A film raging against colonialism and the exploitation of Africa wowed viewers at the continent's top cinema festival Wednesday, winning shouts of approval at a screening packed to bursting point.
"The African Storm" tells the story of an African president who nationalises businesses run by racist, cynical Western executives.
Directed and produced by its Beninese star Sylvestre Amoussou, it tackles several hot-button issues including an exit from the CFA franc currency, closer ties with Russia and China as opposed to the West, criticism of the International Monetary Fund and World Bank, and pride in being African.
One of 20 feature-length movies on show at the Panafrican Film and Television Festival (Fespaco) in Burkina Faso's capital Ouagadougou, the movie was punctuated by applause and cries of approval when it screened on Wednesday.
"It's not an anti-European film, but a film against the governments of states that exploit us," Amoussou said, adding that the project had been "fully-funded by Africans".
Commenting on the reaction of the crowd, he told AFP: "People are frustrated. Lots of people are thinking the same as what I put on the screen, but no one dares to say it and no one has the opportunity to say it.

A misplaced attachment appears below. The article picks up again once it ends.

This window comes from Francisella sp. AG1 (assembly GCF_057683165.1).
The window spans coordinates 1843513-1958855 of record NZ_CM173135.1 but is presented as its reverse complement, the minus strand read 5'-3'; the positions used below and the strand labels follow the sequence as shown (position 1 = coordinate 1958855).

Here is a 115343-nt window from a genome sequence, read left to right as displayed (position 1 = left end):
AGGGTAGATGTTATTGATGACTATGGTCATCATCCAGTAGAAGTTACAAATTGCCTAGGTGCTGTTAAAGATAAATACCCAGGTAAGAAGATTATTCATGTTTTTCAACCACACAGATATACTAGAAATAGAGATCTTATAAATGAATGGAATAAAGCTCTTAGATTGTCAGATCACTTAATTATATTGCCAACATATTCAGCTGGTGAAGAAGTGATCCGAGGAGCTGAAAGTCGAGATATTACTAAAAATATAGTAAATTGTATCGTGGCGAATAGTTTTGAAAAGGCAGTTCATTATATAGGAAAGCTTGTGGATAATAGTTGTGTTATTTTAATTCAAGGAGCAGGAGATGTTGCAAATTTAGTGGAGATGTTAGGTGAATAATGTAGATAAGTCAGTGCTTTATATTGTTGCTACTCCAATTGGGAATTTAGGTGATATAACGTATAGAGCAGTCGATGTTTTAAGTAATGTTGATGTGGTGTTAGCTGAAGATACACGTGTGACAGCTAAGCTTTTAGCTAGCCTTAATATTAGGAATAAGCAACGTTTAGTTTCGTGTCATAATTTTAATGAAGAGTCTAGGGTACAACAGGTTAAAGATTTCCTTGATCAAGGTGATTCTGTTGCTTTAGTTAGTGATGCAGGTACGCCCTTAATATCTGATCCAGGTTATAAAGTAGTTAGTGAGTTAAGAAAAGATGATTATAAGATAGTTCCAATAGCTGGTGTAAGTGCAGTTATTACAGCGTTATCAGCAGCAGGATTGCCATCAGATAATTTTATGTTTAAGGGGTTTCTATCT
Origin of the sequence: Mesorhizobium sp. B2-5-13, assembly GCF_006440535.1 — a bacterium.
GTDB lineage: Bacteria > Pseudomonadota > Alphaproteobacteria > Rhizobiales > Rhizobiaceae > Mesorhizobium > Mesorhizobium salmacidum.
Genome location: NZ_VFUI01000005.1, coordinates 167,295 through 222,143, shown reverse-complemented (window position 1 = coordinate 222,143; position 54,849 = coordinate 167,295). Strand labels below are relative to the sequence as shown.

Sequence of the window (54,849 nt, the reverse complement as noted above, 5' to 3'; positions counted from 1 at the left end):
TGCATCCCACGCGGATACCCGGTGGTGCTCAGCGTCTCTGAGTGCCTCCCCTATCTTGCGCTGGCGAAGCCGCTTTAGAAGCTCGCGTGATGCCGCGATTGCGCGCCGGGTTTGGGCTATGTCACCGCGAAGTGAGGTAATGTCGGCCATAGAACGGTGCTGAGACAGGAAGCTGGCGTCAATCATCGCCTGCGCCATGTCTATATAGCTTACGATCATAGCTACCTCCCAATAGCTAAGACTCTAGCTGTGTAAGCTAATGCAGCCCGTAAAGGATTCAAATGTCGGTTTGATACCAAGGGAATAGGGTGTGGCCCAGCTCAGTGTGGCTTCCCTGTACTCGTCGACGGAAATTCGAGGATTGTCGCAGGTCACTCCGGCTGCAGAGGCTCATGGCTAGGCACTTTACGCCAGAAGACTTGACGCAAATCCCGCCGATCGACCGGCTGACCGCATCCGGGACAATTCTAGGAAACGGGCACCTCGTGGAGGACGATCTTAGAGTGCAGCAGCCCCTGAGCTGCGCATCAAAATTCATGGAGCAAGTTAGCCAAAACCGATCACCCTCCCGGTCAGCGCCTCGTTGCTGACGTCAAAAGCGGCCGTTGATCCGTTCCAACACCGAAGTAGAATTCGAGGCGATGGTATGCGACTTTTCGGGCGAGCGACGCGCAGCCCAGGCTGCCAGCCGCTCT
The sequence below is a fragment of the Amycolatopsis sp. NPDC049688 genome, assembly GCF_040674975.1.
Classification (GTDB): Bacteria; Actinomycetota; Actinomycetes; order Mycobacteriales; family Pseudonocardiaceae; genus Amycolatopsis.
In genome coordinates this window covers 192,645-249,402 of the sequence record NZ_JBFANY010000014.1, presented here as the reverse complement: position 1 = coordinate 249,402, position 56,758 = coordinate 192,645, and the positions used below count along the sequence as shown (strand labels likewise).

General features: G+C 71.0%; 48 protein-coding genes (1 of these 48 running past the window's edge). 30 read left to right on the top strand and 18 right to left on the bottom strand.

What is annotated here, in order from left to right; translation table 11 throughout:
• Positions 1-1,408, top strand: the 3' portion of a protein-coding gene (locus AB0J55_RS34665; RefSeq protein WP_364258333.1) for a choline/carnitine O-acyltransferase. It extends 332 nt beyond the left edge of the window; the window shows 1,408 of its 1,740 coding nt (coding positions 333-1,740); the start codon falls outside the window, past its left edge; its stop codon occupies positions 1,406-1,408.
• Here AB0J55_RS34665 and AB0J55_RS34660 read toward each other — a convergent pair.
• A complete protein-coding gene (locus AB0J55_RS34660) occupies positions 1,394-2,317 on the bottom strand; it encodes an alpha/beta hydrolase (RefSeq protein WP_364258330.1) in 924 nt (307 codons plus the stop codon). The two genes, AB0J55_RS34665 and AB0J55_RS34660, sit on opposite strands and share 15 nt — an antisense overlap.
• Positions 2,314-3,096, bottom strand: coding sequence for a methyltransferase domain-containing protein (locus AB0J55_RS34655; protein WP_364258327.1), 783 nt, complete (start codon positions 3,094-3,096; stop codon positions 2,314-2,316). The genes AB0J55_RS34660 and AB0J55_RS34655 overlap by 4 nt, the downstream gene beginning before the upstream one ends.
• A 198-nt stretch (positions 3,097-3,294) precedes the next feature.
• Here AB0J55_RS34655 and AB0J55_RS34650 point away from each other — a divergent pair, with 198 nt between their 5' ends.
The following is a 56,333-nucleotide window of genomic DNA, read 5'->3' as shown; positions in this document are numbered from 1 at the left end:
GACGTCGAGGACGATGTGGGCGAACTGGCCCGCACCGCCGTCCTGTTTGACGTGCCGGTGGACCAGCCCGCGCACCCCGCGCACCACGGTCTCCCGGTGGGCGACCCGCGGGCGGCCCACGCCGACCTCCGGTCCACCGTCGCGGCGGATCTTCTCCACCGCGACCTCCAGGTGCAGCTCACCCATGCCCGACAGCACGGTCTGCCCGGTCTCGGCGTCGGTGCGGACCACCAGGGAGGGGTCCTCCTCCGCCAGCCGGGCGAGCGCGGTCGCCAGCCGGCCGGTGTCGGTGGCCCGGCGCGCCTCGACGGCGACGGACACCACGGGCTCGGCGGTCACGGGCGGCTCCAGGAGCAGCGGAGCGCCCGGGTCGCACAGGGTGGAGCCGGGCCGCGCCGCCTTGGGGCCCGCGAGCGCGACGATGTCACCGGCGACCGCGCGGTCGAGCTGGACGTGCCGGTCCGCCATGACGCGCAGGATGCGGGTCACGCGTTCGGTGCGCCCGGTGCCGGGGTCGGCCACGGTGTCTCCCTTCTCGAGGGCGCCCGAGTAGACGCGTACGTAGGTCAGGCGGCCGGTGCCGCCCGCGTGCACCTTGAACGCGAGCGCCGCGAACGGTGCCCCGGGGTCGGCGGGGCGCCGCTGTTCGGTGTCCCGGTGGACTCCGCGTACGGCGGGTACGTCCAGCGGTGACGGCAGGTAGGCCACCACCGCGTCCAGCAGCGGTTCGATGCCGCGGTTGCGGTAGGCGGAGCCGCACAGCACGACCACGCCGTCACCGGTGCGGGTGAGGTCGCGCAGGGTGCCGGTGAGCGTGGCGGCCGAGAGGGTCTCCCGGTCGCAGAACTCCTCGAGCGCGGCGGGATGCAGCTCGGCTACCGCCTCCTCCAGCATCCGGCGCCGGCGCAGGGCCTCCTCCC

"Young people say to me, 'But when are Africans going to make a real film about the problems facing us?' I said, 'One day I'll make it.' I've been working on this film for 10 years."
Amoussou summed up his message as this: "Africans, you have a beautiful continent. Let's roll up our sleeves and get to work. We have to think about the future and our children."
He said it was painful to see Africans dying while trying to reach Europe, a "hypothetical paradise", when "they have a rich continent" themselves.
Survivor testimonies point to at least 350 deaths among migrants crossing the Mediterranean from North Africa this year, many of them sub-Saharan Africans.
Fespaco runs until March 4, with organisers expecting more than 100,000 visitors. Ouagadougou has hosted the jamboree since 1969.